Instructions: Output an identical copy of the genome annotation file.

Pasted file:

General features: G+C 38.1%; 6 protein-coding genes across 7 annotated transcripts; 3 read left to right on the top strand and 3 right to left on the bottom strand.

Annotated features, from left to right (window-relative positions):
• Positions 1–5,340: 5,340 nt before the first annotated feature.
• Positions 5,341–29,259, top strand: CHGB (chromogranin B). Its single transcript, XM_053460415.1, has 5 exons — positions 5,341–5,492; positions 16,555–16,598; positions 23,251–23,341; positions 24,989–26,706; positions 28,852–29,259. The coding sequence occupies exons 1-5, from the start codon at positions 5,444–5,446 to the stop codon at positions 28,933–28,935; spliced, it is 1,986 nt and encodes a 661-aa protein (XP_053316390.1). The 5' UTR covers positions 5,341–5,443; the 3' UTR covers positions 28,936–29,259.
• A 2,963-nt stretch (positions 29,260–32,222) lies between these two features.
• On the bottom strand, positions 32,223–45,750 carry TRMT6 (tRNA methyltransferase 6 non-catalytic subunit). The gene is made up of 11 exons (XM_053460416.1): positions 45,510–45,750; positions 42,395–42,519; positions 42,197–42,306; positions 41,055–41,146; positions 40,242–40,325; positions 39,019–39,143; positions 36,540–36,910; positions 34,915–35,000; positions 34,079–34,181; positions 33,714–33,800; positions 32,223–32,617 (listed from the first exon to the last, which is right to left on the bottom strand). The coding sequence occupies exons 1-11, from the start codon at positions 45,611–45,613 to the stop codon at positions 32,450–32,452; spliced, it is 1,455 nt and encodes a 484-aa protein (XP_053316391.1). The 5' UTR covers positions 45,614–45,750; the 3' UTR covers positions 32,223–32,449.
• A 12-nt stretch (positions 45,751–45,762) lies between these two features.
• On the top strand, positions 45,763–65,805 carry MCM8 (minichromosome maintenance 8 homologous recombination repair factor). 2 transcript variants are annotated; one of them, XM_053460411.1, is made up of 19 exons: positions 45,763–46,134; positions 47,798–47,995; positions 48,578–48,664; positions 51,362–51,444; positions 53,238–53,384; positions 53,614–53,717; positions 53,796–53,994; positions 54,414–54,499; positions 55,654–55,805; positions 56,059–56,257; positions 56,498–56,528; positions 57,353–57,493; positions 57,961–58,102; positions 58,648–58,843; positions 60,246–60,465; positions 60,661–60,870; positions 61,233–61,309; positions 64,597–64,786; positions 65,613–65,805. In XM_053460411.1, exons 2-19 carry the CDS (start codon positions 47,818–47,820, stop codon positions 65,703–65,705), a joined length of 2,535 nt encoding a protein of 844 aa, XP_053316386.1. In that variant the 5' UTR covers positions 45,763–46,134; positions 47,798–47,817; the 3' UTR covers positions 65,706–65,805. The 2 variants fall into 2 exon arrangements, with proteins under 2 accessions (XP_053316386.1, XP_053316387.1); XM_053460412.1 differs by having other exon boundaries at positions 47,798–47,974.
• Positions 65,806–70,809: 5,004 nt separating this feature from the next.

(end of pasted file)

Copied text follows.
General features: G+C 38.1%; 6 protein-coding genes across 7 annotated transcripts; 3 read left to right on the top strand and 3 right to left on the bottom strand.

Annotated features, from left to right (window-relative positions):
• Positions 1–5,340: 5,340 nt before the first annotated feature.
• Positions 5,341–29,259, top strand: CHGB (chromogranin B). Its single transcript, XM_053460415.1, has 5 exons — positions 5,341–5,492; positions 16,555–16,598; positions 23,251–23,341; positions 24,989–26,706; positions 28,852–29,259. The coding sequence occupies exons 1-5, from the start codon at positions 5,444–5,446 to the stop codon at positions 28,933–28,935; spliced, it is 1,986 nt and encodes a 661-aa protein (XP_053316390.1). The 5' UTR covers positions 5,341–5,443; the 3' UTR covers positions 28,936–29,259.
• A 2,963-nt stretch (positions 29,260–32,222) lies between these two features.
• On the bottom strand, positions 32,223–45,750 carry TRMT6 (tRNA methyltransferase 6 non-catalytic subunit). The gene is made up of 11 exons (XM_053460416.1): positions 45,510–45,750; positions 42,395–42,519; positions 42,197–42,306; positions 41,055–41,146; positions 40,242–40,325; positions 39,019–39,143; positions 36,540–36,910; positions 34,915–35,000; positions 34,079–34,181; positions 33,714–33,800; positions 32,223–32,617 (listed from the first exon to the last, which is right to left on the bottom strand). The coding sequence occupies exons 1-11, from the start codon at positions 45,611–45,613 to the stop codon at positions 32,450–32,452; spliced, it is 1,455 nt and encodes a 484-aa protein (XP_053316391.1). The 5' UTR covers positions 45,614–45,750; the 3' UTR covers positions 32,223–32,449.
• A 12-nt stretch (positions 45,751–45,762) lies between these two features.
• On the top strand, positions 45,763–65,805 carry MCM8 (minichromosome maintenance 8 homologous recombination repair factor). 2 transcript variants are annotated; one of them, XM_053460411.1, is made up of 19 exons: positions 45,763–46,134; positions 47,798–47,995; positions 48,578–48,664; positions 51,362–51,444; positions 53,238–53,384; positions 53,614–53,717; positions 53,796–53,994; positions 54,414–54,499; positions 55,654–55,805; positions 56,059–56,257; positions 56,498–56,528; positions 57,353–57,493; positions 57,961–58,102; positions 58,648–58,843; positions 60,246–60,465; positions 60,661–60,870; positions 61,233–61,309; positions 64,597–64,786; positions 65,613–65,805. In XM_053460411.1, exons 2-19 carry the CDS (start codon positions 47,818–47,820, stop codon positions 65,703–65,705), a joined length of 2,535 nt encoding a protein of 844 aa, XP_053316386.1. In that variant the 5' UTR covers positions 45,763–46,134; positions 47,798–47,817; the 3' UTR covers positions 65,706–65,805. The 2 variants fall into 2 exon arrangements, with proteins under 2 accessions (XP_053316386.1, XP_053316387.1); XM_053460412.1 differs by having other exon boundaries at positions 47,798–47,974.
• Positions 65,806–70,809: 5,004 nt separating this feature from the next.